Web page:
Drummond touts working with tribes on law enforcement
Oklahoma Attorney General Gentner Drummond said he continues to work with tribes to resolve law enforcement issues resulting from the McGirt decision.
“I spent about 160 hours of negotiations with the tribes, and there’s a lot of areas of commonality; we should start rolling out agreements as soon as possible,” Drummond said during a Monday morning visit at the Greater Muskogee Area Chamber of Commerce.
The attorney general also discussed safeguarding water quality, curbing foreign ownership of marijuana farms, and improving accountability in state government.
Drummond said there is a “disconnect” in Oklahoma’s criminal justice system when it comes to tribal relations.
“We, as a state, are not putting forth our best effort to collaborate with the tribes; the tribes are willing and ready partners in criminal justice,” he said.
In the 2020 McGirt v. Oklahoma decision, the U.S. Supreme Court ruled that historic tribal boundaries in eastern Oklahoma remain intact, meaning state prosecutors lack jurisdictional authority to prosecute tribal members accused of certain crimes committed on reservation land.
Drummond said the tribes and the state are working out ramifications of the decision.
“They’ve had McGirt for three years; it’s brand-new,” Drummond said. “We’re looking for an opportunity to collaborate with state of Oklahoma and I’m 100 percent committed to finding these areas to which they can exercise sovereignty and we get to collaborate with them on criminal justice cases so the rights of Native Americans are upheld and protected – all people are protected – from bad people and bad people are prosecuted.”
Drummond talked about several other issues at the meeting.
Eric Anderson, president of Anderson Injectors, asked Drummond to comment on a recent ruling about “pollution in the scenic rivers.”
In January, a federal judge found that Tyson Foods and other poultry producers were guilty of polluting the Illinois River and Lake Tenkiller. The case dates to 2005, when Attorney General Drew Edmondson filed suit against the farms.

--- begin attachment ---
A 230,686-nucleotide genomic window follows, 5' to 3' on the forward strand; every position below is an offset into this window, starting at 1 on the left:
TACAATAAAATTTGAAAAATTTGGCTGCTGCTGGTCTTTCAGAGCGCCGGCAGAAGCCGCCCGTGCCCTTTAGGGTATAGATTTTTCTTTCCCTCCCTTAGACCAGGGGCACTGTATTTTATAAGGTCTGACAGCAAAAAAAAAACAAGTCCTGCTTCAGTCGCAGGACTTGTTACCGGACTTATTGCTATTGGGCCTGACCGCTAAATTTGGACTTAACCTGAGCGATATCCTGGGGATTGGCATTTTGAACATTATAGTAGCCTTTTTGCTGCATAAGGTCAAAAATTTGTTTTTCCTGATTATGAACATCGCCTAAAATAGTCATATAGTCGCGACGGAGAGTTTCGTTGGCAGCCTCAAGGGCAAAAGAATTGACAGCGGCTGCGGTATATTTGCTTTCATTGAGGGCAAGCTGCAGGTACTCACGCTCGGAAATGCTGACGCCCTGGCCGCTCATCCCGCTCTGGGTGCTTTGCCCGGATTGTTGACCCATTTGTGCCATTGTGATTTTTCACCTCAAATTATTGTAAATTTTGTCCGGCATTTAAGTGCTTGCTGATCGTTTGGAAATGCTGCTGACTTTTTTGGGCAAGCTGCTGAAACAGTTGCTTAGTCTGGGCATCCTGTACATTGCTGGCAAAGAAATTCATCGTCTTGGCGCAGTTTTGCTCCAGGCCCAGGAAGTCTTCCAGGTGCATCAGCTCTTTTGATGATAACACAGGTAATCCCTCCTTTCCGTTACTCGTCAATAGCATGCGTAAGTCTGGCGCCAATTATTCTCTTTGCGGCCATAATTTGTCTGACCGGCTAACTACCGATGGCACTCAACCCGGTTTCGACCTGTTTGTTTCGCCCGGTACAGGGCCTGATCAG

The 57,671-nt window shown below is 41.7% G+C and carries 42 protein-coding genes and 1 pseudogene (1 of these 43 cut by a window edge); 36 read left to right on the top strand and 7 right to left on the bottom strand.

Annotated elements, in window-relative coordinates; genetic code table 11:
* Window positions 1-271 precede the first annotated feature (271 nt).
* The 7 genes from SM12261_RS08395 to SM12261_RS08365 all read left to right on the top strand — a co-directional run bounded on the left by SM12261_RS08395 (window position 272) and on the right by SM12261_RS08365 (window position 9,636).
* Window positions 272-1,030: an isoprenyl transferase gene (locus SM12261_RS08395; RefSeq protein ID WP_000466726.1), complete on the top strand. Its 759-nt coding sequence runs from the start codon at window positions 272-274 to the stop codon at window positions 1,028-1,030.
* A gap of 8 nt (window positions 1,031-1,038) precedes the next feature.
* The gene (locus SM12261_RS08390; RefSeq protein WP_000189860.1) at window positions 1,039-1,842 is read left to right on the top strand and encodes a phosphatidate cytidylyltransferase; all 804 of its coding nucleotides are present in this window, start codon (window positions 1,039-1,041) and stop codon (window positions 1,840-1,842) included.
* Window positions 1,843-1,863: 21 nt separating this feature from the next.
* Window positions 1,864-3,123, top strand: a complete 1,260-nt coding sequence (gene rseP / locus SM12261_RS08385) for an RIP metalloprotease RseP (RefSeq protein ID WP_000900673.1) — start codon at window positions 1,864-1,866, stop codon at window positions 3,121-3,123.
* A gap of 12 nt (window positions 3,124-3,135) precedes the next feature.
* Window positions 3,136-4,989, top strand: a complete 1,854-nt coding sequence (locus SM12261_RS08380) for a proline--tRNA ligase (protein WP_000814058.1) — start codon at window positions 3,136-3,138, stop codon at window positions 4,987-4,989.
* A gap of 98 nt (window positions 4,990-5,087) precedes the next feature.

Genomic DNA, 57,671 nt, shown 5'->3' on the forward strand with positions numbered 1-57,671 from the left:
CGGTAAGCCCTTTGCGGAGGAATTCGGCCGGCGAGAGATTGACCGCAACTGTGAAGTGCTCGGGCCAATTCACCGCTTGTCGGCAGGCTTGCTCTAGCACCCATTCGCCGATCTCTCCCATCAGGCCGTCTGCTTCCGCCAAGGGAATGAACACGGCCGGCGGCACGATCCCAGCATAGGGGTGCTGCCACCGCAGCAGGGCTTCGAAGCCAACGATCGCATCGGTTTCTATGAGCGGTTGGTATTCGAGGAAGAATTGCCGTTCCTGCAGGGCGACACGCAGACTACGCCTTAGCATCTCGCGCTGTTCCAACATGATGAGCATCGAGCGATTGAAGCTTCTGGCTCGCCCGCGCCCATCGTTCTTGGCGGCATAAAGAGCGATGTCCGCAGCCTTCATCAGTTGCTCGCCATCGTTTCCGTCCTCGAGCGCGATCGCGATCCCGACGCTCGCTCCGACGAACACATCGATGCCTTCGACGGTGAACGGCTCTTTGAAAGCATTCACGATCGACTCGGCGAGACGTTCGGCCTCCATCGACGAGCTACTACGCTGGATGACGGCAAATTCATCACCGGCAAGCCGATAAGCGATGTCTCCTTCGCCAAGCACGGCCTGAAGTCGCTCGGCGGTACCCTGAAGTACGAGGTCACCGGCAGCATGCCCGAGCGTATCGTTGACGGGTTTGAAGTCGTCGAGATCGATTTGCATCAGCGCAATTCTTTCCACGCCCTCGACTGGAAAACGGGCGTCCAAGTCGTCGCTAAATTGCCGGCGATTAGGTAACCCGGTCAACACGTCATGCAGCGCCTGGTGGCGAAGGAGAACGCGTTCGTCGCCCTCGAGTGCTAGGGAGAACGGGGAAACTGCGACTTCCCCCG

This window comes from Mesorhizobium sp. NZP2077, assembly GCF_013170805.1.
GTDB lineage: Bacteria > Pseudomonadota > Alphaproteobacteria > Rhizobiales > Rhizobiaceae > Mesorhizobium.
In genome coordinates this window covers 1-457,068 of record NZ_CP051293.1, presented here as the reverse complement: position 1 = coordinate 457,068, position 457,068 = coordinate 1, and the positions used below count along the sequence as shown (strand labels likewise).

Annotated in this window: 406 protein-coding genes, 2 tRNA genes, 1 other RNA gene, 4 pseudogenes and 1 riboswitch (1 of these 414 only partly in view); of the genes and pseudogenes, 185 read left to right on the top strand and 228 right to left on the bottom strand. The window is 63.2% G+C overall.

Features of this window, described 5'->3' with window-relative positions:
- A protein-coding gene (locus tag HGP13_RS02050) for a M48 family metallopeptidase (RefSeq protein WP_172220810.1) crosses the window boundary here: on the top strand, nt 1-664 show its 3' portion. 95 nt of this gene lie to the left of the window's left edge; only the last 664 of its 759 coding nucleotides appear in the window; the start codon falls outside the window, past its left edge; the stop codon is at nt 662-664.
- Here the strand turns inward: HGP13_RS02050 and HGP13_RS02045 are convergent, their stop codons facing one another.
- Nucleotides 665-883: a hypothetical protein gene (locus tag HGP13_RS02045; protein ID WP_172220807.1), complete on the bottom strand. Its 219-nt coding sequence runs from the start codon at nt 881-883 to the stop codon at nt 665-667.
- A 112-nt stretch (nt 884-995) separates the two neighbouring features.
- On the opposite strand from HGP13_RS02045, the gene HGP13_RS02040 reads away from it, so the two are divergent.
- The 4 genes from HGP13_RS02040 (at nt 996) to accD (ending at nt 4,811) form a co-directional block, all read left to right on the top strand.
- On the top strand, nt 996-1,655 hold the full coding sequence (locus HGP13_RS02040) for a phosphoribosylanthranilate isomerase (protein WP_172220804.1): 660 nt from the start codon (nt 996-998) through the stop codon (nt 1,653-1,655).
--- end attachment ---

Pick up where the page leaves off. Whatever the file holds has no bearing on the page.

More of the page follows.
Drummond the ruling “was a pretty damning order to poultry.”
“The judge has very little tolerance in the continuation of pollution,” he said. “As an elected official who has competing interests, I value clean water. I believe I am a steward of my land. Juxtapose that with the poultry industry along the eastern part of the state that is very important and impactful to Oklahoma.”
Drummond said his objective was “not to destroy poultry, but to find a path through which poultry could help us clean our water, not today, but over the course of time.”
He said the state will start negotiating in September with a retired federal judge who has awareness of environmental issues.
“I think that if poultry comes to the table in good faith, we’ll find a resolution,” Drummond said.
On foreign ownership of land, Drummond said the state should be able to civilly forfeit land owned by Chinese groups.
“There are 200,000 acres in Oklahoma that is owned by Chinese and I am dead serious about finding those people and taking the land back through replevin, civil forfeiture,” he said. “If you have owned your land for more than three years and want to grow marijuana, we’re happy for you. But if you just come in and bought the land, you’re probably not local, so we’re going to make you post a $50,000 bond, so if I shut you down because you’re illegal, then we’ll have $50,000 to restore the property.”
He called foreign ownership a “blight on our state.”
“Drive by anywhere in Oklahoma, and you see the abandoned marijuana shacks and have all sorts of pollutants in that ground; it’s owned by a foreign national,” he said. “We produce 28 million pounds of marijuana in Oklahoma, but taxes are only paid on 6 million pounds; that’s 22 million pounds are grown without taxes being paid.”
He said Chinese operators produce fentanyl in liquid form and take it to Mexico, then cartels bring it across the border to process it in Oklahoma.
“We busted a plant down in Ada and found gallons and gallons and gallons of liquid fentanyl,” he said.
Drummond also stressed the importance of transparency and accountability to the taxpayers.
“There has been a cowboy mentality with tax dollars and state leadership over the last several years,” he said. “We’re doing a lot of investigation in the attorney general’s office in regard to the GEER funding.”
Recent audits have sharply criticized how the state spent $40 million COVID-19 relief funding for education, called the Governor’s Emergency Education Relief, or GEER.